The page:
Art. Oheav'n! that there were but a moth in yours,
A grain, a duft, a gnat, a wand'ring hair,
Any annoyance in that precious fense:

Then, feeling what small things are boist'rous there,
Your vile intent must needs feem horrible.

SCENE II. To add to Perfection, fuperfluous, and fufpicious.

To gild refin'd gold, to paint the lily, To throw a perfume on the violet,


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To smooth the ice, or add another hue
Unto the rain-bow, or with taper light
To seek the beauteous eye of heav'n to garnish,

Is wafteful and ridiculous excess.

* * * * *


* * * * *

In this the antique and well-noted face Of plain old form is much disfigured: And, like a fhifted wind unto a fail,

It makes the course of thoughts to fetch about;
Startles and frights confideration;
Makes found opinion fick, and truth fufpected,
For putting on fo new a fashion'd robe.

Murderer's Look.

This is the man fhou'd do the bloody deed;
The image of a wicked heinous fault
Lives in his eye: that close aspect of his
Does fhew the mood of a much troubled breast.

Struggling Confcience..

The colour of the king doth come and go, Between his purpose and his confcience, Like heralds 'twixt two dreadful battles fent; His paffion is fo ripe, it needs must break.

SCENE IV. News-tellers on the Death of Arthur.

Old men and beldams, in the streets,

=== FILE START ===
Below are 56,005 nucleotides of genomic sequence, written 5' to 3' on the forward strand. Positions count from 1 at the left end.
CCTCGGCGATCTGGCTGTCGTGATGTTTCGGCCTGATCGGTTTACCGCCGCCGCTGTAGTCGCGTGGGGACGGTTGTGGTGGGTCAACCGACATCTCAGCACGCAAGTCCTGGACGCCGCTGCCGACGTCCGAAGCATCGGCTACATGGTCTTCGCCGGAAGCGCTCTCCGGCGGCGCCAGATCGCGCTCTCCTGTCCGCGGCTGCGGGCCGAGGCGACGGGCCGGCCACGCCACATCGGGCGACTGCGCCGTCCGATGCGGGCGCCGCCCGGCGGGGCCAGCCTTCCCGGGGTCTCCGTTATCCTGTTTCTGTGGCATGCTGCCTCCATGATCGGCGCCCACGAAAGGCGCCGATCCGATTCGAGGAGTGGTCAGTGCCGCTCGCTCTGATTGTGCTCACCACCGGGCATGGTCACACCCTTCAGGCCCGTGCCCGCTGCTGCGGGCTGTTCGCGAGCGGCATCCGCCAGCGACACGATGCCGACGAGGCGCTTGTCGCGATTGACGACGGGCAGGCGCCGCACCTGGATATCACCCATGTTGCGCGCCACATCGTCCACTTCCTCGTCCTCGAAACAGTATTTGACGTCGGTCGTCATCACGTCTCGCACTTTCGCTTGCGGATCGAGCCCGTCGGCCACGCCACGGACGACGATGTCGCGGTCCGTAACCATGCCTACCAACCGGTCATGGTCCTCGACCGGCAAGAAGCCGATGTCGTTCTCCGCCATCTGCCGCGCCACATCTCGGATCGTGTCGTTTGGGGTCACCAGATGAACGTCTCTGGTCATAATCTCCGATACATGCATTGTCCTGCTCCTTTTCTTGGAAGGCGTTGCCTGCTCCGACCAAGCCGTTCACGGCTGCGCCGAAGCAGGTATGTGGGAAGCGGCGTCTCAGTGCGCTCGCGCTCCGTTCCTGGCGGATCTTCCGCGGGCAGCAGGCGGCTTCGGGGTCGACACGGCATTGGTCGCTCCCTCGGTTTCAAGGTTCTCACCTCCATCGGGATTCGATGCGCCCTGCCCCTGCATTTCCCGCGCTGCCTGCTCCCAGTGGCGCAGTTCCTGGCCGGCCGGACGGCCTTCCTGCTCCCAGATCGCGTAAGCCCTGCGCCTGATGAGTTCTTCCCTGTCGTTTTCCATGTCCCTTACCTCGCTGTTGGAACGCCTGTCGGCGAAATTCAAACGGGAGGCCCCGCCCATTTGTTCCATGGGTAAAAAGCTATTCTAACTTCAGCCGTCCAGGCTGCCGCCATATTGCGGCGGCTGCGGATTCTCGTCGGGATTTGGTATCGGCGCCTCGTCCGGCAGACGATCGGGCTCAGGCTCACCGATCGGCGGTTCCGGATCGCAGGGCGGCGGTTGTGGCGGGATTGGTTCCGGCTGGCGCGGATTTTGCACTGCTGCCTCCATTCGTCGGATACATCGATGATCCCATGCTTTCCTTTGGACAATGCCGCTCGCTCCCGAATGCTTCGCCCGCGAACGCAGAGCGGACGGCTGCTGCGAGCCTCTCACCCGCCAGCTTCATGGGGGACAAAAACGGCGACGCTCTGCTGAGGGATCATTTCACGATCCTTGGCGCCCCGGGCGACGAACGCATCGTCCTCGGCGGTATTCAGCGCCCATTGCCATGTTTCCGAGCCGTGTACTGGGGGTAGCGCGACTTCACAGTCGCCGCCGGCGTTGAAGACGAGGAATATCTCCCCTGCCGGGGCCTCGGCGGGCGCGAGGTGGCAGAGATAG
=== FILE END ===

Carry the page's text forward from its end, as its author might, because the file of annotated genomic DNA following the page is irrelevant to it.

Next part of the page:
Do prophecy upon it dangeroufly:

Young Arthur's death is common in their mouths;
And, when they talk of him, they fhake their heads,
And whisper one another in the ear.

And he that fpeaks doth gripe the hearer's wrift,
Whilft he that hears makes fearful action;
With wrinkled brows, with nods, with rolling eyes;
I faw a fmith, ftand with his hammer, thus,


The whilft his iron did on the anvil cool,
With open mouth, fwallowing a taylor's news,
Who, with his fhears and measure in his hand,
Standing on flippers, which his nimble hafte
Had falfely thruit upon contrary feet,
Told of a many thousand warlike French,
That were embattled and rank'd in Kent.
Another lean, unwash'd artificer
Cuts off his tale, and talks of Arthur's death.

Kings evil Purposes too fervilely and haftily executed.

(10) It is the curfe of kings, to be attended

By flaves that take their humours for a warrant,